Image from Renown's new COVID testing lab. Andy Barror/RGJ
The timing of the roll out of the COVID 19 to the Australian population has been the subject of discussions on radio and tv news, as well as by the community. Labor leader Anthony Albanese has urged the Morrison Government to reconsider the timeline and speed up the release of the COVID-19 vaccine as fresh outbreaks in NSW and Victoria prompt border closures and summer holiday chaos. But Australia’s chief medical officer Paul Kelly insisted that safety must be paramount as officials observe the rollout in the United Kingdom and the United States and learn the lessons of any potential adverse reactions or logistic issues.
The government's stance is supported by the Australian and New Zealand Society for Immunology which says the federal government should immediately pause the planned rollout of the AstraZeneca vaccine because it may not be effective enough to generate herd immunity.
Phase three clinical trials of the vaccine, which is the centrepiece of Australia's vaccination strategy, show it is only 62 per cent effective in preventing COVID-19 when given in the recommended dose. Trials suggest vaccines from Pfizer and Moderna are about 95 per cent effective. Immunology society president Professor Stephen Turner said based on current trial evidence the AstraZeneca vaccine should not be widely rolled out.
In the meantime, the Australian Medical Association has called on the government to put in place effective long-term internet advertising to counter medical misinformation shared on social media, including the COVID-19 conspiracy theories.
The Australian Filipina sought the views of a few Fil-Aussie regarding the COVID 19 vaccine.
Would you like to have the COVID 19 vaccine? If yes, would you like to be among the first to receive it or would you rather wait? If no, why?
Tess Coria Dela Cruz, Hinchinbrook
43 yrs old, Nurse (Infection Prevention Control Team Leader)
For me, it is "no" to receiving COVID vaccine. Due to so many medication allergies that I have, I would not be comfortable in having the vaccine for the chemical components may affect me.
With my condition and health issues, my defence is a thorough understanding the logic behind infection control. The best ways to avoid the disease are by hand washing and correct use of protective equipment. Also by following cough/sneeze etiquette and adhering to the NSW health directives.
Rod Dingle-Komitiyage, Blacktown
63 yrs, Language Practitionr/Real Estate Agent
Yes I would like to have the vaccine BUT only after a thorough pre-trial period!
I've been part of two trial drugs before but it took them couple of years before they reached that trial stage!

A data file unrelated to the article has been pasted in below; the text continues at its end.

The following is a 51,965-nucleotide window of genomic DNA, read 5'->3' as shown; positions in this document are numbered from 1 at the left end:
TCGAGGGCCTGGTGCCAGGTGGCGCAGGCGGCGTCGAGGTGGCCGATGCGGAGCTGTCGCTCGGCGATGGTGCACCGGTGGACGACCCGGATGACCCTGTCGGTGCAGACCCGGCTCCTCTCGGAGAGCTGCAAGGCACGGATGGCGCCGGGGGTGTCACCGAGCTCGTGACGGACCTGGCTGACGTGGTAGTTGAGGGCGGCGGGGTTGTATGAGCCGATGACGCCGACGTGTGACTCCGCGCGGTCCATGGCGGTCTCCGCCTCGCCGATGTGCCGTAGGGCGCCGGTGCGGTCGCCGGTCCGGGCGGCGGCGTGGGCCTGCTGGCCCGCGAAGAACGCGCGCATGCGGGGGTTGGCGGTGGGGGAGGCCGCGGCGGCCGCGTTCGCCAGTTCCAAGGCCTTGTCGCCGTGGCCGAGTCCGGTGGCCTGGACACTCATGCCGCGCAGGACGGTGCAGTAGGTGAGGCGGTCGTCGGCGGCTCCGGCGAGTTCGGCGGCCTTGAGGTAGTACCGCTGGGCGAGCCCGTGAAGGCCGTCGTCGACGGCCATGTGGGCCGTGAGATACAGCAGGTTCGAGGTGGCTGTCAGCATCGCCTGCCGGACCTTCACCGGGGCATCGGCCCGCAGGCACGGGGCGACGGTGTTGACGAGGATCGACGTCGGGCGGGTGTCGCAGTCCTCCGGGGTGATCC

I won't be lining up just yet until the vaccine is proven effective! I survive by following protocols and keeping healthy!
Jaime Agcaoili Estrada, Hurstville
59 years old, Heart Transplant Recipient
Works at the Sydney Airport
When the vaccine arrives in Australia, I would rather prefer to wait until it has proven to be 100% effective without any side effects. Of course, as all medications have side effect, I would be cautious on how it would affect my body personally.
I also have to consult with my Heart Doctors as I had a heart transplant in January 2012 and have to ask about the pros and cons of the vaccine.
Any vaccine injected to me has to be cleared by my Specialist Doctors and my GP including the yearly flu vaccine which is different scenario from other vaccine recipients.
Anna Garcia, Sydney's Inner West
Law of Attraction Coach, Lupus survivor
With an 11 yr old daughter Allegra and lawyer husband.
Yes I would consider getting it, I’m not in an uproar about it. I think I’m, in my mind that my well being is guaranteed so I think what you tell yourself is important. But I am not going to rally for it because everyone needs to make their decision.
I am not in a rush for it because I would get it mainly to be able to travel and overseas travel will not happen for a while.
Vangie Vallejos Gregorio, Mill Park, Vic.
69 yrs, retired Primary School Teacher
3 married children, 6 grandchildren
Getting the COVID 19 vaccine can help protect us by creating an antibody from the virus in our body. Given that this is a new type of vaccine and scientists are still monitoring its safety, I have some apprehension of getting it straight away.
Having experienced being lockdown in Diamond Princess Cruise Liner and to be the first batch to be quarantined in Japan and Darwin, I will get the vaccine but will wait for a little bit to make sure the vaccine is effective and that there are no possible adverse side effects or long term risks.
Ma Miliza Samson, Campbelltown
43 yrs, Support Worker for Persons with Disabilities
Yes I would like to have the COVID 19 vaccine.
I'm a frontliner and most of the time I'm with people with disabilities and the elderly people. I want to be protected and my family kept safe too.